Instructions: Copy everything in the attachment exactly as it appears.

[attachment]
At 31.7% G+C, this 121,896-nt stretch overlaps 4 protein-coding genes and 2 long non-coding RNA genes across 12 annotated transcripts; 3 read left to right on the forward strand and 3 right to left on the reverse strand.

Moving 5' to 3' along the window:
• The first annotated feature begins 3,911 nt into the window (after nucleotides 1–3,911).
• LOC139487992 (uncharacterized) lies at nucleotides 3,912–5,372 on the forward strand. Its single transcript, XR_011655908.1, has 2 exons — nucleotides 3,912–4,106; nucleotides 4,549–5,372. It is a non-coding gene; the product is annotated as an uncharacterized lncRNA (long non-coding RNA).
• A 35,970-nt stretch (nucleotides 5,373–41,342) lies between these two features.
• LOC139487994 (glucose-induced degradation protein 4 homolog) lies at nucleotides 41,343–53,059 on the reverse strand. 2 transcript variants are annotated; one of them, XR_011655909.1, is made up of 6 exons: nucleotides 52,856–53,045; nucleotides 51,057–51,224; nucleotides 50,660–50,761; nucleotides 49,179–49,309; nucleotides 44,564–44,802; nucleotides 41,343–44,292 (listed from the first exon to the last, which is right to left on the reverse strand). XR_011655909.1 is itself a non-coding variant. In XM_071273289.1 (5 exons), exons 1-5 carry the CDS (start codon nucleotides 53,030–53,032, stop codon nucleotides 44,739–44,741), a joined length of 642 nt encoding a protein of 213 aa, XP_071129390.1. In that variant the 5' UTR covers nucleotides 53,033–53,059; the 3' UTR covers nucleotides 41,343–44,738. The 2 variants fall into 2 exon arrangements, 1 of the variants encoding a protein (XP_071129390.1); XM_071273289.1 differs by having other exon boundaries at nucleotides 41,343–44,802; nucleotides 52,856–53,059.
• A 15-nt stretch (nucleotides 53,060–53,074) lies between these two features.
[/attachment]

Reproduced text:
At 31.7% G+C, this 121,896-nt stretch overlaps 4 protein-coding genes and 2 long non-coding RNA genes across 12 annotated transcripts; 3 read left to right on the forward strand and 3 right to left on the reverse strand.

Moving 5' to 3' along the window:
• The first annotated feature begins 3,911 nt into the window (after nucleotides 1–3,911).
• LOC139487992 (uncharacterized) lies at nucleotides 3,912–5,372 on the forward strand. Its single transcript, XR_011655908.1, has 2 exons — nucleotides 3,912–4,106; nucleotides 4,549–5,372. It is a non-coding gene; the product is annotated as an uncharacterized lncRNA (long non-coding RNA).
• A 35,970-nt stretch (nucleotides 5,373–41,342) lies between these two features.
• LOC139487994 (glucose-induced degradation protein 4 homolog) lies at nucleotides 41,343–53,059 on the reverse strand. 2 transcript variants are annotated; one of them, XR_011655909.1, is made up of 6 exons: nucleotides 52,856–53,045; nucleotides 51,057–51,224; nucleotides 50,660–50,761; nucleotides 49,179–49,309; nucleotides 44,564–44,802; nucleotides 41,343–44,292 (listed from the first exon to the last, which is right to left on the reverse strand). XR_011655909.1 is itself a non-coding variant. In XM_071273289.1 (5 exons), exons 1-5 carry the CDS (start codon nucleotides 53,030–53,032, stop codon nucleotides 44,739–44,741), a joined length of 642 nt encoding a protein of 213 aa, XP_071129390.1. In that variant the 5' UTR covers nucleotides 53,033–53,059; the 3' UTR covers nucleotides 41,343–44,738. The 2 variants fall into 2 exon arrangements, 1 of the variants encoding a protein (XP_071129390.1); XM_071273289.1 differs by having other exon boundaries at nucleotides 41,343–44,802; nucleotides 52,856–53,059.
• A 15-nt stretch (nucleotides 53,060–53,074) lies between these two features.